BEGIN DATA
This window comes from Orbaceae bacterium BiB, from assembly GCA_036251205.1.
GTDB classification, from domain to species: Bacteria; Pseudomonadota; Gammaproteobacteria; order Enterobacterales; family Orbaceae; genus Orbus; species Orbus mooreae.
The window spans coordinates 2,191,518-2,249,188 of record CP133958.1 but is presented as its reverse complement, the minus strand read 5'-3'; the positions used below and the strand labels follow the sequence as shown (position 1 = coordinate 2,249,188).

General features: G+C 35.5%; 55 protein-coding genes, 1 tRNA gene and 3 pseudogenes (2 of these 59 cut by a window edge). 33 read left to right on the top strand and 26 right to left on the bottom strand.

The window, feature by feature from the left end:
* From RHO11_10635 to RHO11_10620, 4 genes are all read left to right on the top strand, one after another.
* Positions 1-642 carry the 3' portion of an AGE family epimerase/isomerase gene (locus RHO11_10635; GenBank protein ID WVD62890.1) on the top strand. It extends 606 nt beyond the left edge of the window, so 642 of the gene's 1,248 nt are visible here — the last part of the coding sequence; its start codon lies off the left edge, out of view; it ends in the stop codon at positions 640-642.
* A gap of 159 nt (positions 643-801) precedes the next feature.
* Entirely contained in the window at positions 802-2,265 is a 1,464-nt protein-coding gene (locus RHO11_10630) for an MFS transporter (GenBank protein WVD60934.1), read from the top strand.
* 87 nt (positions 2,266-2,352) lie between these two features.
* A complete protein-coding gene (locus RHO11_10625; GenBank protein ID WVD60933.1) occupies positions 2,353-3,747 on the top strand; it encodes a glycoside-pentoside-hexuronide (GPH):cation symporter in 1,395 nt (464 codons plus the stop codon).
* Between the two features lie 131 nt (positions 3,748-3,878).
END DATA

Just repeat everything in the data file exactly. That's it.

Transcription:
This window comes from Orbaceae bacterium BiB, from assembly GCA_036251205.1.
GTDB classification, from domain to species: Bacteria; Pseudomonadota; Gammaproteobacteria; order Enterobacterales; family Orbaceae; genus Orbus; species Orbus mooreae.
The window spans coordinates 2,191,518-2,249,188 of record CP133958.1 but is presented as its reverse complement, the minus strand read 5'-3'; the positions used below and the strand labels follow the sequence as shown (position 1 = coordinate 2,249,188).

General features: G+C 35.5%; 55 protein-coding genes, 1 tRNA gene and 3 pseudogenes (2 of these 59 cut by a window edge). 33 read left to right on the top strand and 26 right to left on the bottom strand.

The window, feature by feature from the left end:
* From RHO11_10635 to RHO11_10620, 4 genes are all read left to right on the top strand, one after another.
* Positions 1-642 carry the 3' portion of an AGE family epimerase/isomerase gene (locus RHO11_10635; GenBank protein ID WVD62890.1) on the top strand. It extends 606 nt beyond the left edge of the window, so 642 of the gene's 1,248 nt are visible here — the last part of the coding sequence; its start codon lies off the left edge, out of view; it ends in the stop codon at positions 640-642.
* A gap of 159 nt (positions 643-801) precedes the next feature.
* Entirely contained in the window at positions 802-2,265 is a 1,464-nt protein-coding gene (locus RHO11_10630) for an MFS transporter (GenBank protein WVD60934.1), read from the top strand.
* 87 nt (positions 2,266-2,352) lie between these two features.
* A complete protein-coding gene (locus RHO11_10625; GenBank protein ID WVD60933.1) occupies positions 2,353-3,747 on the top strand; it encodes a glycoside-pentoside-hexuronide (GPH):cation symporter in 1,395 nt (464 codons plus the stop codon).
* Between the two features lie 131 nt (positions 3,748-3,878).